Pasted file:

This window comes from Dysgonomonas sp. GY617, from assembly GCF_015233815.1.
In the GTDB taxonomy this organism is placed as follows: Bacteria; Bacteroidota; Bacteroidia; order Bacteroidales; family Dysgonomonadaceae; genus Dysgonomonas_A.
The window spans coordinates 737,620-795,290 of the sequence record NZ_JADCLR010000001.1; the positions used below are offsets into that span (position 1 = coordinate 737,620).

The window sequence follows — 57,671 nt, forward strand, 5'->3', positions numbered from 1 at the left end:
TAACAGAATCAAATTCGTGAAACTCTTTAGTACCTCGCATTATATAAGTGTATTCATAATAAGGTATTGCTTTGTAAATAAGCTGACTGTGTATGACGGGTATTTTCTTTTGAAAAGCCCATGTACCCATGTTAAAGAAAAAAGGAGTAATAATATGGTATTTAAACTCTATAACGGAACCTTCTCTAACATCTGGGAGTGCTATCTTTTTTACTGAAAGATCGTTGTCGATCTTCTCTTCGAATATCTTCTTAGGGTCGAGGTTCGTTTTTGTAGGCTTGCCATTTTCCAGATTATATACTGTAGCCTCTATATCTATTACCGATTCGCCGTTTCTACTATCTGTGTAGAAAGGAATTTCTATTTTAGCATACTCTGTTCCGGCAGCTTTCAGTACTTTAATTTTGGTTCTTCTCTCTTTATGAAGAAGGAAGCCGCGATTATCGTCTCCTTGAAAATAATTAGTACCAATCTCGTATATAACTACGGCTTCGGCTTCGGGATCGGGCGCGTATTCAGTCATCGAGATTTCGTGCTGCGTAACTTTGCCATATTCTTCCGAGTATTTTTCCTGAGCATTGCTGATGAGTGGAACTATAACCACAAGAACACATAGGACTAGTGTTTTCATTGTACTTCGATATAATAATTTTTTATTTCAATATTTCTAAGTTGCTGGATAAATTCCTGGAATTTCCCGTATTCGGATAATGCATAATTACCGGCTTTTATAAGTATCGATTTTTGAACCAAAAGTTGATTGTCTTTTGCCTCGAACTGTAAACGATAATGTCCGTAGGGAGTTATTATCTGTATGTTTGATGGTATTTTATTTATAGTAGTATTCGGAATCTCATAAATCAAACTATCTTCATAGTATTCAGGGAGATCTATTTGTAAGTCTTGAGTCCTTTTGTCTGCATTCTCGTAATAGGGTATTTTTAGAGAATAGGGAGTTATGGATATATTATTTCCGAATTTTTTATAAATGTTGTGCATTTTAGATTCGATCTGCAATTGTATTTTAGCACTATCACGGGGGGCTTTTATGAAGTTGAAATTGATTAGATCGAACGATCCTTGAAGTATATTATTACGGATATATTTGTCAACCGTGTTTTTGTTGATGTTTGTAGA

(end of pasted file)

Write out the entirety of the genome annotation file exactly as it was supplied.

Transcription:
This window comes from Dysgonomonas sp. GY617, from assembly GCF_015233815.1.
In the GTDB taxonomy this organism is placed as follows: Bacteria; Bacteroidota; Bacteroidia; order Bacteroidales; family Dysgonomonadaceae; genus Dysgonomonas_A.
The window spans coordinates 737,620-795,290 of the sequence record NZ_JADCLR010000001.1; the positions used below are offsets into that span (position 1 = coordinate 737,620).

The window sequence follows — 57,671 nt, forward strand, 5'->3', positions numbered from 1 at the left end:
TAACAGAATCAAATTCGTGAAACTCTTTAGTACCTCGCATTATATAAGTGTATTCATAATAAGGTATTGCTTTGTAAATAAGCTGACTGTGTATGACGGGTATTTTCTTTTGAAAAGCCCATGTACCCATGTTAAAGAAAAAAGGAGTAATAATATGGTATTTAAACTCTATAACGGAACCTTCTCTAACATCTGGGAGTGCTATCTTTTTTACTGAAAGATCGTTGTCGATCTTCTCTTCGAATATCTTCTTAGGGTCGAGGTTCGTTTTTGTAGGCTTGCCATTTTCCAGATTATATACTGTAGCCTCTATATCTATTACCGATTCGCCGTTTCTACTATCTGTGTAGAAAGGAATTTCTATTTTAGCATACTCTGTTCCGGCAGCTTTCAGTACTTTAATTTTGGTTCTTCTCTCTTTATGAAGAAGGAAGCCGCGATTATCGTCTCCTTGAAAATAATTAGTACCAATCTCGTATATAACTACGGCTTCGGCTTCGGGATCGGGCGCGTATTCAGTCATCGAGATTTCGTGCTGCGTAACTTTGCCATATTCTTCCGAGTATTTTTCCTGAGCATTGCTGATGAGTGGAACTATAACCACAAGAACACATAGGACTAGTGTTTTCATTGTACTTCGATATAATAATTTTTTATTTCAATATTTCTAAGTTGCTGGATAAATTCCTGGAATTTCCCGTATTCGGATAATGCATAATTACCGGCTTTTATAAGTATCGATTTTTGAACCAAAAGTTGATTGTCTTTTGCCTCGAACTGTAAACGATAATGTCCGTAGGGAGTTATTATCTGTATGTTTGATGGTATTTTATTTATAGTAGTATTCGGAATCTCATAAATCAAACTATCTTCATAGTATTCAGGGAGATCTATTTGTAAGTCTTGAGTCCTTTTGTCTGCATTCTCGTAATAGGGTATTTTTAGAGAATAGGGAGTTATGGATATATTATTTCCGAATTTTTTATAAATGTTGTGCATTTTAGATTCGATCTGCAATTGTATTTTAGCACTATCACGGGGGGCTTTTATGAAGTTGAAATTGATTAGATCGAACGATCCTTGAAGTATATTATTACGGATATATTTGTCAACCGTGTTTTTGTTGATGTTTGTAGA